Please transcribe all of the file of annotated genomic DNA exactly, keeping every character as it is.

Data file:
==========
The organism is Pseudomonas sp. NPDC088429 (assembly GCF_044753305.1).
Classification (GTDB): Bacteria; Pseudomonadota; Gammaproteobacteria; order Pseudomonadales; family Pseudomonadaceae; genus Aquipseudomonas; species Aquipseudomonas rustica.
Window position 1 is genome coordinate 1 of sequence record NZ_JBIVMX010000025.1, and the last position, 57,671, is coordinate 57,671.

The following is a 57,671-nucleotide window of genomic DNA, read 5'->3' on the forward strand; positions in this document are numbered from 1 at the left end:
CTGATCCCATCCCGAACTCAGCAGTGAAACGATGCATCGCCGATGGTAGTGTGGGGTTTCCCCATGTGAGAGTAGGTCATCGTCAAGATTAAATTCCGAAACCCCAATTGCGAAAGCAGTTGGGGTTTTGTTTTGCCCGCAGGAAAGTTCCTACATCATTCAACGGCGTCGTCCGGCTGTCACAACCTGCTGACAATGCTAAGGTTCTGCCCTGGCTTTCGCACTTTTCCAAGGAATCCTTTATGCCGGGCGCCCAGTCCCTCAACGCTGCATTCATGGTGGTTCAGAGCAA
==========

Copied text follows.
The organism is Pseudomonas sp. NPDC088429 (assembly GCF_044753305.1).
Classification (GTDB): Bacteria; Pseudomonadota; Gammaproteobacteria; order Pseudomonadales; family Pseudomonadaceae; genus Aquipseudomonas; species Aquipseudomonas rustica.
Window position 1 is genome coordinate 1 of sequence record NZ_JBIVMX010000025.1, and the last position, 57,671, is coordinate 57,671.

The following is a 57,671-nucleotide window of genomic DNA, read 5'->3' on the forward strand; positions in this document are numbered from 1 at the left end:
CTGATCCCATCCCGAACTCAGCAGTGAAACGATGCATCGCCGATGGTAGTGTGGGGTTTCCCCATGTGAGAGTAGGTCATCGTCAAGATTAAATTCCGAAACCCCAATTGCGAAAGCAGTTGGGGTTTTGTTTTGCCCGCAGGAAAGTTCCTACATCATTCAACGGCGTCGTCCGGCTGTCACAACCTGCTGACAATGCTAAGGTTCTGCCCTGGCTTTCGCACTTTTCCAAGGAATCCTTTATGCCGGGCGCCCAGTCCCTCAACGCTGCATTCATGGTGGTTCAGAGCAA